Chamber in Review
Trade War: Impact and Prospects
Trade War: Impact and Prospects<br/>貿易戰:影響及前景

Trade War: Impact and Prospects<br/>貿易戰:影響及前景

Three years into the U.S-China trade war, the Phase One truce signed in January 2020 still holds, but the path forward for the relationship between the world’s two biggest economies remains unclear. 

Speaking from New York at a Chamber webinar on 22 July, Oxford Economics’ Lead Economist Alex Mackle shared insights from his firm’s survey on the impact of the trade war on the economy in the United States, and discussed some possible future scenarios for trade ties. 

“The subtitle of the report is ‘a crucial partnership at a critical juncture’ and I think this really summarises where we are at the moment,” Mackle said.

With China poised to become the world’s largest economy by 2030, the United States is set to lose the status it has held since the 19th century. As China’s wealth has grown, the U.S. narrative – particularly under former President Donald Trump – has focused on perceived damage to the U.S. economy caused by China’s economic policies. However, as Mackle explained, the numbers paint a different picture.

“China is a significant export destination for the United States. In 2019, the U.S. exported US$106 billion worth of goods and US$57 billion worth of services,” he said, adding that these exports support 1.2 million U.S. jobs.

Imports from China benefit the U.S. by lowering costs for consumers, and many U.S. firms invest directly into China. 

“The potential for further investment is also enormous, given the extent to which China will continue to grow,” Mackle said.

Besides these tangible benefits, the key long-term benefit to the U.S. comes from gains in “total factor productivity,” Mackle said, which refers to the efficiency with which capital and labour can produce goods and services. 

So, given the benefits of trade with China, what is behind the eruption of tensions? 

Mackle explained that one of the key drivers is the “China shock.” Even though American consumers in general have benefited from trade with China, it has had a negative impact on small but highly concentrated regions of the U.S. that had been dependent on manufacturing.

“The import of low-cost goods from China actually accelerated the reduction of employment and manufacturing in these states,” Mackle said. “This led to economic and other hardships in very localized areas.”

Criticism of China accelerated under the Trump administration, developing into the trade war. In mid-2018, before U.S. actions began, the average tariff on imports from China was around 3%. A year later, this had peaked at 21%, with China retaliating in kind. The Phase One agreement has reduced these tariffs to around 19% in both directions. 

Although the aim of the tariffs was to help the U.S. economy, they have had the opposite effect, leading to reduced investment by U.S. firms, supply chain disruption and higher costs of goods. Oxford Economics estimates that the cost of the trade war to the U.S. economy has been US$108 billion – around 0.5% of GDP – and the loss of 245,000 jobs. 

A second reason for the U.S. deciding to take action is due to China’s economic model, with “unfair” practices such as subsidies for SOEs and technology transfer demands. U.S. critics have also focused on the country’s trade deficit with China. But, as Mackle explained, there is no evidence that China’s unfair trading practices are the cause of the trade deficit, even though the Trump administration tended to lump together the two issues.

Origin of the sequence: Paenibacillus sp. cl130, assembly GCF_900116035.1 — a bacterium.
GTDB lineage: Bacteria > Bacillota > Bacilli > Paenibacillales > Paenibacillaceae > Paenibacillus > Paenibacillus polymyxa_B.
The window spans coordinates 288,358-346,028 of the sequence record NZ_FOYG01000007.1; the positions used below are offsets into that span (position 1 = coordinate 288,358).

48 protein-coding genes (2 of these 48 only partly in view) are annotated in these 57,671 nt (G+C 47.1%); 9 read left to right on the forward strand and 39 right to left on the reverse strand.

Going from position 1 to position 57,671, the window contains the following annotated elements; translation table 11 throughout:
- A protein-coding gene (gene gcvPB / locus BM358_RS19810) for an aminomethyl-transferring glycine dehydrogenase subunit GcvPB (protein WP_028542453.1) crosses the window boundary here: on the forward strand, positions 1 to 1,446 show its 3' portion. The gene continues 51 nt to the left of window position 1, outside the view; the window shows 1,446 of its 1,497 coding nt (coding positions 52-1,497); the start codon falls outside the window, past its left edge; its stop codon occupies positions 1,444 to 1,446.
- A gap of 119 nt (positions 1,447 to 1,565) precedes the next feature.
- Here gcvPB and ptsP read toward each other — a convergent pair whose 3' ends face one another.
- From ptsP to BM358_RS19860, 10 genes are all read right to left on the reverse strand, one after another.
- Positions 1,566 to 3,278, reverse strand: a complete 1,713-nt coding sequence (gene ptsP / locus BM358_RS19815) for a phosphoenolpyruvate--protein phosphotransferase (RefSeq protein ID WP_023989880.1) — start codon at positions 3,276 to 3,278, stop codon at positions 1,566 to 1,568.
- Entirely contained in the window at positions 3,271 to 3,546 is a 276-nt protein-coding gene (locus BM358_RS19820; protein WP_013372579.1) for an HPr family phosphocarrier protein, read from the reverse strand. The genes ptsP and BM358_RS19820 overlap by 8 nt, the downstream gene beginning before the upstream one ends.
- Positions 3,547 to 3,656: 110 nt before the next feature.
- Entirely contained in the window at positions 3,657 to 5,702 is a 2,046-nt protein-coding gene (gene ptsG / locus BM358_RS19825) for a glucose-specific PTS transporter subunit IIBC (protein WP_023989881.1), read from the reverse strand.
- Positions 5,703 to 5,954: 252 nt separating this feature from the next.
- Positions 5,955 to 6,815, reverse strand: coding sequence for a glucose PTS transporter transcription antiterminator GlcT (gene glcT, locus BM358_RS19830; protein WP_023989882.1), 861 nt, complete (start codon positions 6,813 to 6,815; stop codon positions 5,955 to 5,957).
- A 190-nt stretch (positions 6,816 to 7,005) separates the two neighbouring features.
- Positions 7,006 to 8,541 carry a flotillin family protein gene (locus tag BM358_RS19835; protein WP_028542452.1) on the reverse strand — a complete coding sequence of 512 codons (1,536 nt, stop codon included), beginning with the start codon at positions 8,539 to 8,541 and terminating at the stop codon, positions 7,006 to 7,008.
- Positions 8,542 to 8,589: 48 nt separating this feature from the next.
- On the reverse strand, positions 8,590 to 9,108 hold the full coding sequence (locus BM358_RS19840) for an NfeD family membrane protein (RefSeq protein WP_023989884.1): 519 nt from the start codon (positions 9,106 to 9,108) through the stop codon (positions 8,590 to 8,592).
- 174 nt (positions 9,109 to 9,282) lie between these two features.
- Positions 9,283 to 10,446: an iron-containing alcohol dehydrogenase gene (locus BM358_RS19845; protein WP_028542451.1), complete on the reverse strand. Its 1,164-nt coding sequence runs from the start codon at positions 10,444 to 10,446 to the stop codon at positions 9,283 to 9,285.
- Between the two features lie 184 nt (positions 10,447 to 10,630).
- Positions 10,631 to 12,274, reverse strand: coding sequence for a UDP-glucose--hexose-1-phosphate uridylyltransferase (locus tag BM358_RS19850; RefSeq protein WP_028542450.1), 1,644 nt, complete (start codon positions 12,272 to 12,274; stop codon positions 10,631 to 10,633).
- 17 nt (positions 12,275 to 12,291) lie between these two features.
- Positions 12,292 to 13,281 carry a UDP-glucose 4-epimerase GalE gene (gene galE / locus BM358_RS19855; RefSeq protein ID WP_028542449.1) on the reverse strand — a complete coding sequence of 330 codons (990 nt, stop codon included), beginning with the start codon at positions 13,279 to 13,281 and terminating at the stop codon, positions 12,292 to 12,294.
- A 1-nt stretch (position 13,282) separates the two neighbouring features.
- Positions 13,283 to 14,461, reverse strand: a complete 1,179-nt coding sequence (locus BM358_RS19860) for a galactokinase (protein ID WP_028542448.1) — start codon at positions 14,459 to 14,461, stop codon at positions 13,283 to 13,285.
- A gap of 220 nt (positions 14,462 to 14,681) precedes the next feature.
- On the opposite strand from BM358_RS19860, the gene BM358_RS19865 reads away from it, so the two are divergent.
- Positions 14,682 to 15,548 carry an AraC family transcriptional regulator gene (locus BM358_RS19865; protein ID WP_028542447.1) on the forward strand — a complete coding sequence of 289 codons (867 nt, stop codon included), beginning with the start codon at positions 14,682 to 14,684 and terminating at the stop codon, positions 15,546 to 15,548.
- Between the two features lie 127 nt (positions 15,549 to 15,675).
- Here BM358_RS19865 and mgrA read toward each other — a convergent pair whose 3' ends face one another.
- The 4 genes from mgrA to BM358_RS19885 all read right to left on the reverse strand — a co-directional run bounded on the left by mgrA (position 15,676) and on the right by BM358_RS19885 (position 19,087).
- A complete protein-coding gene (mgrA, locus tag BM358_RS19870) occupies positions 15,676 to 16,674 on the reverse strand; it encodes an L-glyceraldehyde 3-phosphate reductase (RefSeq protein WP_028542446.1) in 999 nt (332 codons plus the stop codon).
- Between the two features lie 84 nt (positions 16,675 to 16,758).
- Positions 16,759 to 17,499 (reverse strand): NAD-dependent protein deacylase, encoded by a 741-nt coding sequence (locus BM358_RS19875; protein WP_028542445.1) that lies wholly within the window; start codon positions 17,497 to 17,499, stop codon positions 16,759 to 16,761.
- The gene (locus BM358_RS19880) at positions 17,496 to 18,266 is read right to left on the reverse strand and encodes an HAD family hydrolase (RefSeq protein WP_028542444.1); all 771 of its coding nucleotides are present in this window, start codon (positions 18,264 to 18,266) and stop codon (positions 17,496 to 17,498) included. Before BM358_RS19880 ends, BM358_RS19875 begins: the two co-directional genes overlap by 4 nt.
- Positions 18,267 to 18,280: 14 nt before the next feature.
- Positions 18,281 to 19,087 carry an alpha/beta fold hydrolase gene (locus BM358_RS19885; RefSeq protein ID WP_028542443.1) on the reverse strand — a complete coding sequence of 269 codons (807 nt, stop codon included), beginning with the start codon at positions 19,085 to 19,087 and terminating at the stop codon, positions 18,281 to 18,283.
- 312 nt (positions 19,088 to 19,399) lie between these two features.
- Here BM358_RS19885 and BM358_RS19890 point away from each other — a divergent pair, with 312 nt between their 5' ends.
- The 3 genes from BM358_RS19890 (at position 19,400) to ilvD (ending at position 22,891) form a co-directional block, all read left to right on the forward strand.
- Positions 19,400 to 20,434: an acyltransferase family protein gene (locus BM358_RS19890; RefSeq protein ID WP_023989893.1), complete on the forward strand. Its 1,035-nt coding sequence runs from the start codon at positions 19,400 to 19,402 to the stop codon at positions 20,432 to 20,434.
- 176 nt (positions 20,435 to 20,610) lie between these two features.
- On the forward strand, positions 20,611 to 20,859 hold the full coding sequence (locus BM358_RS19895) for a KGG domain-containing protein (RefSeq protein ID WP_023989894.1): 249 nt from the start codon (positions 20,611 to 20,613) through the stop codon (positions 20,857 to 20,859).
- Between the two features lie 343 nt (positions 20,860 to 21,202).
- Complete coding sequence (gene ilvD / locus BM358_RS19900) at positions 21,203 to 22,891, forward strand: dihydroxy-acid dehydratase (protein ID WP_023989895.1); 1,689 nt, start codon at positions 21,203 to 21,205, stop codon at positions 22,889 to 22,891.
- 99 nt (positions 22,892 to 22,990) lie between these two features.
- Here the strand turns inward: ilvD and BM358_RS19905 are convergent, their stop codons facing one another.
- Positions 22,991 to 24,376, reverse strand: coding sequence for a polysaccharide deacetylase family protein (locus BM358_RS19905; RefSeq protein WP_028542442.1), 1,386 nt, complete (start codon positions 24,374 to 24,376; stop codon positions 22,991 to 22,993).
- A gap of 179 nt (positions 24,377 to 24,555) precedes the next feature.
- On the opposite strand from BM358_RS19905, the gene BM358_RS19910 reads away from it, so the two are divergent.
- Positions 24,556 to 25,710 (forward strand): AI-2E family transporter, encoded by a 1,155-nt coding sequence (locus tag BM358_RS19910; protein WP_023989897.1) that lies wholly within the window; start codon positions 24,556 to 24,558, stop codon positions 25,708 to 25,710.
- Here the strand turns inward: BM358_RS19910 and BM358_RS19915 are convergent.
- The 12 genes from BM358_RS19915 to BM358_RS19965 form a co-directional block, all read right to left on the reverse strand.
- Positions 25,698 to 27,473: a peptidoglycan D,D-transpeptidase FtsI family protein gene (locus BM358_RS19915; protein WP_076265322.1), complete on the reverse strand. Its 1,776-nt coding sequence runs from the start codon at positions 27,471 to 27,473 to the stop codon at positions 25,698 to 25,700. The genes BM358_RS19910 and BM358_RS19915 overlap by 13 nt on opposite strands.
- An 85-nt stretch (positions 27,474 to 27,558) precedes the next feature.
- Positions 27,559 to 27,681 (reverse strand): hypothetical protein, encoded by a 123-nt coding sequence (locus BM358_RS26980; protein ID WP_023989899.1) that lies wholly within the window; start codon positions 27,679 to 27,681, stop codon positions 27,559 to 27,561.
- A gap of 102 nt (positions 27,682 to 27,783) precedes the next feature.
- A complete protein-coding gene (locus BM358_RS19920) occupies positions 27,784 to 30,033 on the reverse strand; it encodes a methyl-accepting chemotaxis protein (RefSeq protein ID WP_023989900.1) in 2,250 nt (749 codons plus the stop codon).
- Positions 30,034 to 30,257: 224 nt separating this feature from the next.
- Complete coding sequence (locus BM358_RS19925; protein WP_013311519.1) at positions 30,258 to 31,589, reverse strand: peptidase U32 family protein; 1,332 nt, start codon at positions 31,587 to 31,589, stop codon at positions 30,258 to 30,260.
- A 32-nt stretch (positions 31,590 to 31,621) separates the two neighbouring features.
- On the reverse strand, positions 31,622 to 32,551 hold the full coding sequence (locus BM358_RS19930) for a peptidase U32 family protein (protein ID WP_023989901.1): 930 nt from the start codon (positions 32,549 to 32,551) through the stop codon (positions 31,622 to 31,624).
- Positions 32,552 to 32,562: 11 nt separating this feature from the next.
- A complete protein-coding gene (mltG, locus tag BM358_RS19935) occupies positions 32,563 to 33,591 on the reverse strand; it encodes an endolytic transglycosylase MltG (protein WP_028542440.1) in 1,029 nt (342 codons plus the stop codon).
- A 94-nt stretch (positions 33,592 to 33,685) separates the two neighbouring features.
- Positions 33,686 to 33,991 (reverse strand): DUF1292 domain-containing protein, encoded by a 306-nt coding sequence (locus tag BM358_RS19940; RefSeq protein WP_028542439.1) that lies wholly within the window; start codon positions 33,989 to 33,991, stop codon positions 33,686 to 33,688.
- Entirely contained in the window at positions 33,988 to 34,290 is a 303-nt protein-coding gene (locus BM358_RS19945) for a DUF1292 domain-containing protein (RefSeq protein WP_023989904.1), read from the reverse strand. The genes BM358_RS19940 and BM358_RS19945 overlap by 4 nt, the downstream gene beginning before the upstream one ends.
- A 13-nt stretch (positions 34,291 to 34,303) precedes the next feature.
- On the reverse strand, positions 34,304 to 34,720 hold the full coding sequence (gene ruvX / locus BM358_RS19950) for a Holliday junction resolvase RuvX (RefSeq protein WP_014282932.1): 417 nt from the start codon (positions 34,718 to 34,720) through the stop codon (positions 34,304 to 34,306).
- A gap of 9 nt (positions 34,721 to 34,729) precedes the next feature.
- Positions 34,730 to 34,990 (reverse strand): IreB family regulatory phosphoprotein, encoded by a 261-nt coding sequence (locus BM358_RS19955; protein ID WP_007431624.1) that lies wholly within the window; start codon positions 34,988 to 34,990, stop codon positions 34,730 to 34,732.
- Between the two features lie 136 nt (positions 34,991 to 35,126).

Ultimately, while the trade war did negatively affect the Chinese economy, it has not created any benefits for the U.S. 

“The trade war failed to achieve its stated policy goals,” Mackle said. “First and foremost, it hurt the U.S. economy and reduced employment. Although the trade deficit with China did narrow slightly, this was offset by an increased trade deficit with the rest of the world.”

So what are the paths forward? Mackle noted that U.S. policymakers across the political spectrum are skeptical about China. So the current Phase One tariffs will likely remain in place, and there may be moderate decoupling in technology. 

From this baseline, Oxford Economics has explored two possible scenarios: the first a de-escalation of the trade tensions with tariffs dropping to around 12%. 

In an escalation scenario, tariffs could rise to 45% with more extreme decoupling, which would lead to a US$1.6 trillion loss of GDP to the U.S. This situation is unlikely, however, especially with Trump no longer in the White House. 

Mackle noted that the Biden administration is focused on ideas like “buy American,” supported by government stimulus packages. “Further tariff increases are unlikely,” he said. “But we could see tariff wars replaced by subsidy wars.”

Bringing manufacturing home has been a policy goal of both the Trump and Biden administrations, but this may not be feasible. Trying to decouple from China in the electronics supply chain is not going to recreate the jobs that have been lost in the American Rust Belt, Mackle explained.

“There is a real shift in technology now,” he said. “If you repatriate jobs from countries where the cost of labour relative to capital is lower, what we have seen is rather than creating jobs, those jobs get replaced by robots. Robots that seemed expensive before, or that didn’t exist before, now seem very cost effective.”


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